Lieutenant Ron Walker of the Rogers County Sheriff's Office has been working for more than two decades to keep drugs and other criminal activities off Oklahoma highways. Now he's one of 30 law enforcement officers in the country to be recognized for his efforts.
Lieutenant Ron Walker can now call himself a Royal Knight, a title given only to officers who meet some very daunting criteria. To be a Royal Knight, Walker had to make a minimum of 100 qualified seizures, meaning specific amounts of drugs like marijuana, heroin, and meth. It's something he's been working to accomplish since he became what's called an "interdiction" officer.
"Didn't know if I'd ever make it, but day one, I told myself I was going to be one of them. It's a goal I set in 2006," said Lt Ron Walker.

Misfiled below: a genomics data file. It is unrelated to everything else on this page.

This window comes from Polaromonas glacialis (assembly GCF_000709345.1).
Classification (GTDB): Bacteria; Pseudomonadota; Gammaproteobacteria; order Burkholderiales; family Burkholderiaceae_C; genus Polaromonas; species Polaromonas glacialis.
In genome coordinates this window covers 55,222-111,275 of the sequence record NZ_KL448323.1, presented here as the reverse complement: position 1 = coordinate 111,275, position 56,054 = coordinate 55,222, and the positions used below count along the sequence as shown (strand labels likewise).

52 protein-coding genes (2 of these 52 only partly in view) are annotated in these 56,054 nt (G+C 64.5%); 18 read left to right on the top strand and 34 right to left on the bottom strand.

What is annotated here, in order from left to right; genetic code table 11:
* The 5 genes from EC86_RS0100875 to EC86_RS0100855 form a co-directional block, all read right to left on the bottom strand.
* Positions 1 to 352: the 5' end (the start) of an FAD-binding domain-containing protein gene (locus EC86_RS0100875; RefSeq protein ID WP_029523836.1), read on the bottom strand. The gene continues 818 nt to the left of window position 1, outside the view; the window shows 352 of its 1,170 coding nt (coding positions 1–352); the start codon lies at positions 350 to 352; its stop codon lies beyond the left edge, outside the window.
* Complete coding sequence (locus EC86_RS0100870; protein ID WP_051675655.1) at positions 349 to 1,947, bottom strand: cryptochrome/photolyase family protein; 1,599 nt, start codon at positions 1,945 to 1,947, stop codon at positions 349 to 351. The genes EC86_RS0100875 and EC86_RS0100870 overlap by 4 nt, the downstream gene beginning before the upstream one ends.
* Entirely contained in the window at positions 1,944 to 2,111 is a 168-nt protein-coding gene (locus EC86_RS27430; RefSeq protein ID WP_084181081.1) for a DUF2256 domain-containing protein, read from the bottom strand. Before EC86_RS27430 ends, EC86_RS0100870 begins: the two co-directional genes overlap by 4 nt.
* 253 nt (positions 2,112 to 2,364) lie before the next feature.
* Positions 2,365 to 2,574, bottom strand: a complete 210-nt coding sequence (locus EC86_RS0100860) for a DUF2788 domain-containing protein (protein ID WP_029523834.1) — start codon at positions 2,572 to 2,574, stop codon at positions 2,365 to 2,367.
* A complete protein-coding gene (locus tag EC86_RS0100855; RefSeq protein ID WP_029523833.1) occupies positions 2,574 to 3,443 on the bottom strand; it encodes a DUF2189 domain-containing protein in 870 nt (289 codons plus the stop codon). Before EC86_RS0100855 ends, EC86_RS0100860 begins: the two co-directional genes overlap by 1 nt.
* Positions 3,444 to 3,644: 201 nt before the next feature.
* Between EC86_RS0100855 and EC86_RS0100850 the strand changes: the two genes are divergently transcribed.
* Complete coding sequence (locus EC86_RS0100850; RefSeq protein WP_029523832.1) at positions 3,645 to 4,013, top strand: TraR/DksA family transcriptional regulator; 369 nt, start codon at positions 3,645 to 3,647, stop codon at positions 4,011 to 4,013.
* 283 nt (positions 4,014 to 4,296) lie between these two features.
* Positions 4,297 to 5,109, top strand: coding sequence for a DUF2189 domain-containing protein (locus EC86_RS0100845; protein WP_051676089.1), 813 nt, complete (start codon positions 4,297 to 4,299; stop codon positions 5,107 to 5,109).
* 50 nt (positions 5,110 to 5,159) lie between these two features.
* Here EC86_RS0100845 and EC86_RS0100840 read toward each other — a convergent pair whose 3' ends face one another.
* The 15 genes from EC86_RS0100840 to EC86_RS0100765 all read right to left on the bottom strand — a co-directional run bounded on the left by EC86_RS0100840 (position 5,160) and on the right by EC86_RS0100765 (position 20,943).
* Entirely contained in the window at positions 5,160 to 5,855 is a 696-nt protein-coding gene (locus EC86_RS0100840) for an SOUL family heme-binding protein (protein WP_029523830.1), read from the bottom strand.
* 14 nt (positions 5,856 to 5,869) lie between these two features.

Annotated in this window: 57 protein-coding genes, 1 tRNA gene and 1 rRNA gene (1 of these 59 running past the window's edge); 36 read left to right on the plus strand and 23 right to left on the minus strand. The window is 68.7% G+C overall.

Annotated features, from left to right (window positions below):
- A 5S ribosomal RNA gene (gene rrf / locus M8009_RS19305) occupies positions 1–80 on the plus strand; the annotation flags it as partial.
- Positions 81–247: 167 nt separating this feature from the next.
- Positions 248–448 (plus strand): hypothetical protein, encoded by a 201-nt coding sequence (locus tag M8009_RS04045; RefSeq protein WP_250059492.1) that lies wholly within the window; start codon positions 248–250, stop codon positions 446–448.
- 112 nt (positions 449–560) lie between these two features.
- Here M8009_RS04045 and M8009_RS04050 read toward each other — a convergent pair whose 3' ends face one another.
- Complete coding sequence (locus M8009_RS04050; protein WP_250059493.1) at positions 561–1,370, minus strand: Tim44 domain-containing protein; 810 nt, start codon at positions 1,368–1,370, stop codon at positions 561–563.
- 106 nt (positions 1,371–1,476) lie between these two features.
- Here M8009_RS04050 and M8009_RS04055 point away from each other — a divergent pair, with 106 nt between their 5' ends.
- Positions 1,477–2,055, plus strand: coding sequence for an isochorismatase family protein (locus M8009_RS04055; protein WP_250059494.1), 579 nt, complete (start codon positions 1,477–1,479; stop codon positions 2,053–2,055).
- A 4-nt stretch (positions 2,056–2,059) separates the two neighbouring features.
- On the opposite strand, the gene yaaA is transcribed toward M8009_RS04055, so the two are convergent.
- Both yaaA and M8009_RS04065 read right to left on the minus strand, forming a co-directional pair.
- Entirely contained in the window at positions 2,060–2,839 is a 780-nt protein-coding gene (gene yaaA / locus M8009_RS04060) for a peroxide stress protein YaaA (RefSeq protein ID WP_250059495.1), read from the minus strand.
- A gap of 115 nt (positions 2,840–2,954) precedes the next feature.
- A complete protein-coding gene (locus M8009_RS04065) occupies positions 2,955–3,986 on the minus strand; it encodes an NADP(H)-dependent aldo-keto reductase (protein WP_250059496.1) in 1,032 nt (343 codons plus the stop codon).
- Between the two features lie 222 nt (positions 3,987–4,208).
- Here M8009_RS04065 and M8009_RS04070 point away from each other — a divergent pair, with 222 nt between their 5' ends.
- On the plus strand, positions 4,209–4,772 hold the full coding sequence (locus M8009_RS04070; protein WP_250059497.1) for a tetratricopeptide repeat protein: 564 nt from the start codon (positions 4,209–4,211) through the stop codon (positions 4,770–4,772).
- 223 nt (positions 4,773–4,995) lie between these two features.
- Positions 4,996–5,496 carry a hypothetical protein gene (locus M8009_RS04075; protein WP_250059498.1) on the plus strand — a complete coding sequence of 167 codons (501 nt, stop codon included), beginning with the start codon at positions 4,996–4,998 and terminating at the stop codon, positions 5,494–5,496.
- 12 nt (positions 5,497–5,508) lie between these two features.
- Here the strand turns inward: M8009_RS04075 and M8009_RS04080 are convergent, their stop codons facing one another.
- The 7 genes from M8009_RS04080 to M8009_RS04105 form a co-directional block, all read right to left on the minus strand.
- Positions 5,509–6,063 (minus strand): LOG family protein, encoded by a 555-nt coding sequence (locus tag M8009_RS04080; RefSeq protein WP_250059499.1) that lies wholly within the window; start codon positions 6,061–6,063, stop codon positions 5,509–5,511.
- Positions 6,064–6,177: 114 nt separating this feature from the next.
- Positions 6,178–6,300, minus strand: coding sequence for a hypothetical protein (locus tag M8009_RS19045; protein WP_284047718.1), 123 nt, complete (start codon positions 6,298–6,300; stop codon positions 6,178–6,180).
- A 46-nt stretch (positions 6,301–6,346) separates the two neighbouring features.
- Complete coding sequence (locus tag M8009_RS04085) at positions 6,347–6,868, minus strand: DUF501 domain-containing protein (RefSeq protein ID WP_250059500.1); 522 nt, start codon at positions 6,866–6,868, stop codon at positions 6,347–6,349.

Walker started in Oklahoma County before moving to Rogers County about three years ago. In total, he says he's gotten more than five million dollars of drug money off the streets.
"When I started there in '97 I didn't even know what interdiction was. I thought it was just getting big loads of dope, getting your picture taken. I had no idea the amount of work and effort and time that it takes." said Lt Ron Walker.
Walker says it only took one drug stop to get him hooked and now he can rank himself among the best of the very best
"Was it like an adrenaline thing?" "Oh, absolutely. I didn't do it really for attention. It was just to prove to myself that, you know, I could do that. It's extremely humbling. It's hard to put into words." said Lt Ron Walker.
The Royal Knight Program was developed to help motivate and acknowledge relentless criminal interdiction police work.